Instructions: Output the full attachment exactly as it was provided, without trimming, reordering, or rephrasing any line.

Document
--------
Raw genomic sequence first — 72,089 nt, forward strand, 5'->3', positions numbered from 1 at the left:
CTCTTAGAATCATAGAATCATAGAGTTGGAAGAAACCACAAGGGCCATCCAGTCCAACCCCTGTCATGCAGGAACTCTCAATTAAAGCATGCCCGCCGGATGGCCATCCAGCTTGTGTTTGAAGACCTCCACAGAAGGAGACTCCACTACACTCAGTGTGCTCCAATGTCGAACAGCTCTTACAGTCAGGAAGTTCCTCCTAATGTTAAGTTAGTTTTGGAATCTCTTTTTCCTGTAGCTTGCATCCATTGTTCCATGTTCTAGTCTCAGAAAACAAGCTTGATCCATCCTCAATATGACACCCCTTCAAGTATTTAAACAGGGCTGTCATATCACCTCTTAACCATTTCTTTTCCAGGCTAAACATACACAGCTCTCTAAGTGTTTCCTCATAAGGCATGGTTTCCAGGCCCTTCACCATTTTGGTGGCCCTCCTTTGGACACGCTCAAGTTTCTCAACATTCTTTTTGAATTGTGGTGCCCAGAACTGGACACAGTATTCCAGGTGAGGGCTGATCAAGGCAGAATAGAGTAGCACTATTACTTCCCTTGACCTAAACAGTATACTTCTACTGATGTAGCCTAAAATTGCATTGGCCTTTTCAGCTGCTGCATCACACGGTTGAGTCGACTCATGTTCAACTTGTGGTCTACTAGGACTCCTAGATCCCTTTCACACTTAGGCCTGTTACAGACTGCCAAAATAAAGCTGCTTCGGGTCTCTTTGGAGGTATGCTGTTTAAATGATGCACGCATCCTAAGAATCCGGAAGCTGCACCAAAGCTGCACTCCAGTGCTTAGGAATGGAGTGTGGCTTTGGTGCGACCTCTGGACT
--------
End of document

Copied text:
Raw genomic sequence first — 72,089 nt, forward strand, 5'->3', positions numbered from 1 at the left:
CTCTTAGAATCATAGAATCATAGAGTTGGAAGAAACCACAAGGGCCATCCAGTCCAACCCCTGTCATGCAGGAACTCTCAATTAAAGCATGCCCGCCGGATGGCCATCCAGCTTGTGTTTGAAGACCTCCACAGAAGGAGACTCCACTACACTCAGTGTGCTCCAATGTCGAACAGCTCTTACAGTCAGGAAGTTCCTCCTAATGTTAAGTTAGTTTTGGAATCTCTTTTTCCTGTAGCTTGCATCCATTGTTCCATGTTCTAGTCTCAGAAAACAAGCTTGATCCATCCTCAATATGACACCCCTTCAAGTATTTAAACAGGGCTGTCATATCACCTCTTAACCATTTCTTTTCCAGGCTAAACATACACAGCTCTCTAAGTGTTTCCTCATAAGGCATGGTTTCCAGGCCCTTCACCATTTTGGTGGCCCTCCTTTGGACACGCTCAAGTTTCTCAACATTCTTTTTGAATTGTGGTGCCCAGAACTGGACACAGTATTCCAGGTGAGGGCTGATCAAGGCAGAATAGAGTAGCACTATTACTTCCCTTGACCTAAACAGTATACTTCTACTGATGTAGCCTAAAATTGCATTGGCCTTTTCAGCTGCTGCATCACACGGTTGAGTCGACTCATGTTCAACTTGTGGTCTACTAGGACTCCTAGATCCCTTTCACACTTAGGCCTGTTACAGACTGCCAAAATAAAGCTGCTTCGGGTCTCTTTGGAGGTATGCTGTTTAAATGATGCACGCATCCTAAGAATCCGGAAGCTGCACCAAAGCTGCACTCCAGTGCTTAGGAATGGAGTGTGGCTTTGGTGCGACCTCTGGACT